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### Messages - Hyun Woo Lee

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1
##### Term Test 1 / Re: TT1 Problem 4 (morning)
« on: October 19, 2018, 11:35:25 AM »
This is a piece wise curve.
Let’s denote the first curve as $r_1$ And the second curve, line from $3+3i$ to $3$ as $r_2$
Parametrize both curve.
$$r_1(t) = 3e^{it} + 3i, 0 \geq t \geq -\frac{\pi}{2}$$
$$r_2(t) = -3ti + 3 + 3i, 0 \leq t \leq 1$$

Then, $$\int_{L}^{} (z+\bar{z}) dz = \int_{r_1}{} (z+\bar{z})dz + \int_{r_2}{} (z+\bar{z})dz$$

So, $$\int_{r_1} (z+\bar{z})dz =\int_{-\frac{\pi}{2}}^{0} [r(t) + \overline{r(t)}]r’(t) dt = \int_{-\frac{\pi}{2}}^{0} (3e^{it} + 3i + 3e^{-it} -3i)(3ie^{it}) dt$$
Then,
$$\int_{-\frac{\pi}{2}}^{0} \Bigl(9ie^{2it} + 9i \Bigr)dt = \frac{9}{2}e^{2it} + 9it \Big|_\frac{-\pi}{2}^{0}$$
This calculates to $$9 + \frac{9}{2}i\pi$$
Now we have to compute for $r_2$
$$\int_{r_2}{} (z+\bar{z})dz = \int_{0}^{1} [(3+i(3-3t))(3-i(3-3t))](-3i) dt$$
This is $$-3i\int{0}^{1} [1+i(1-t)][1-i(1-t)] dt = -3i\int_{0}^{1} 1 + (1-t)^2 dt = -3i\int_{0}^{1} t^2 - 2t + 2$$
Then,
$$-3i(\frac{t^3}{3} - t^2 + 2t) \Big|_{0}^{1} = -3i(\frac{1}{3} - 1 +2) = -4i$$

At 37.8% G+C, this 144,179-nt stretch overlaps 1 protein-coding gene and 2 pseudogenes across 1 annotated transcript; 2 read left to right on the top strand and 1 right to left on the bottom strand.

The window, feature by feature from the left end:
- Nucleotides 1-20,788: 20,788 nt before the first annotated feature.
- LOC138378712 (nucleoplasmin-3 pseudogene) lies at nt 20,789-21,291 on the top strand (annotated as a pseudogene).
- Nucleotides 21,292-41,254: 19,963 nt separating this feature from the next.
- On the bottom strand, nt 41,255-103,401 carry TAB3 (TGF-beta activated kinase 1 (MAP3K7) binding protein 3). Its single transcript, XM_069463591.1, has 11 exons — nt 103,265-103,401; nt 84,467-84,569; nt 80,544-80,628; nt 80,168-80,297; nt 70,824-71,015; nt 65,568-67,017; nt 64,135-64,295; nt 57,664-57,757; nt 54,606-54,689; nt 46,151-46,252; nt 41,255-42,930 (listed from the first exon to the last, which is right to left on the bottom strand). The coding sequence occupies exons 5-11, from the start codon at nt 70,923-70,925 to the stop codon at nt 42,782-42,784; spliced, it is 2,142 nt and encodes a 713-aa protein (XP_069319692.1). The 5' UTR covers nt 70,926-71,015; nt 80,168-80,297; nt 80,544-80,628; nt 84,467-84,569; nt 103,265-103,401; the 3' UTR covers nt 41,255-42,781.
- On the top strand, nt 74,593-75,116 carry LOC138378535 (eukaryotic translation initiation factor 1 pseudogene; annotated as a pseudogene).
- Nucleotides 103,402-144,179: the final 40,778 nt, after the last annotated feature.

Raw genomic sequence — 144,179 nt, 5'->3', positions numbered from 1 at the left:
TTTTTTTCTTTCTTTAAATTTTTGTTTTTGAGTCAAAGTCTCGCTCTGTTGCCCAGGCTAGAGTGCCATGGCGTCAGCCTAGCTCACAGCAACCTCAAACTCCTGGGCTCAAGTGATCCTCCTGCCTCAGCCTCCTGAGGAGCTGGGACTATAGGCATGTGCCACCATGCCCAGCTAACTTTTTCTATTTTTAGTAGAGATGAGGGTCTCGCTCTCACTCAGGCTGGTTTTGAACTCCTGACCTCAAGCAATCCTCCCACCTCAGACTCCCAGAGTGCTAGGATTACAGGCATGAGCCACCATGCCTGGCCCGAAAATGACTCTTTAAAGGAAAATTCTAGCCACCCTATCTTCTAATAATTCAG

Adding the two integrals you get $$9 + \frac{9}{2}i\pi - 4i$$

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##### Thanksgiving bonus / Re: Thanksgiving bonus 1
« on: October 07, 2018, 03:08:47 PM »
Let $$f = u + iv$$
Then, $$u(x, y) = \frac{x}{x^2+y^2}, v(x, y) = \frac{y}{x^2+y^2}$$
Hence, $$\frac{\partial u}{\partial x} = \frac{-(x^2-y^2)}{(x^2+y^2)^2}, \frac{\partial u}{\partial y} = \frac{-2xy}{(x^2+y^2)2}$$
And
$$\frac{\partial v}{\partial x} = \frac{-2xy}{(x^2+y^2)^2}, \frac{\partial v}{\partial y} = \frac{(x^2 - y^2)}{(x^2+y^2)^2}$$
And,
$$\frac{\partial u}{\partial x} + \frac{\partial v}{\partial y} = 0, \frac{\partial v}{\partial x} + \frac{\partial u}{\partial y} = 0$$ This means that our function is locally sourceless and irrotational flux on domain D that does not include the origin (where our function is not defined).

Now note that our function can be written as $$f(z) = \frac{1}{\overline{z}}$$
Since $$\frac{1}{\overline{z}} = \frac{x}{x^2+y^2} + i\frac{y}{x^2+y^2}$$
Now, lets take a look on the circle $$|z| = 1$$
The normal component of f is $$f\cdot n = \cos{\theta}\cos{\theta} + \sin{\theta}sin{\theta}$$
Since $$f(z) = \frac {\cos{\theta} +i\sin{\theta}}{r}, r = 1, \theta = arg(\frac{1}{\overline{z}})$$
And $$n = \cos{\theta} - i\sin{\theta}$$
Then,
$$\int_{|z| =1} f\cdot n ds = 1\int_{|z| = 1} ds = 2\pi$$
Hence, our function is locally sourceless and irrotational flow but is not globally sourceless.

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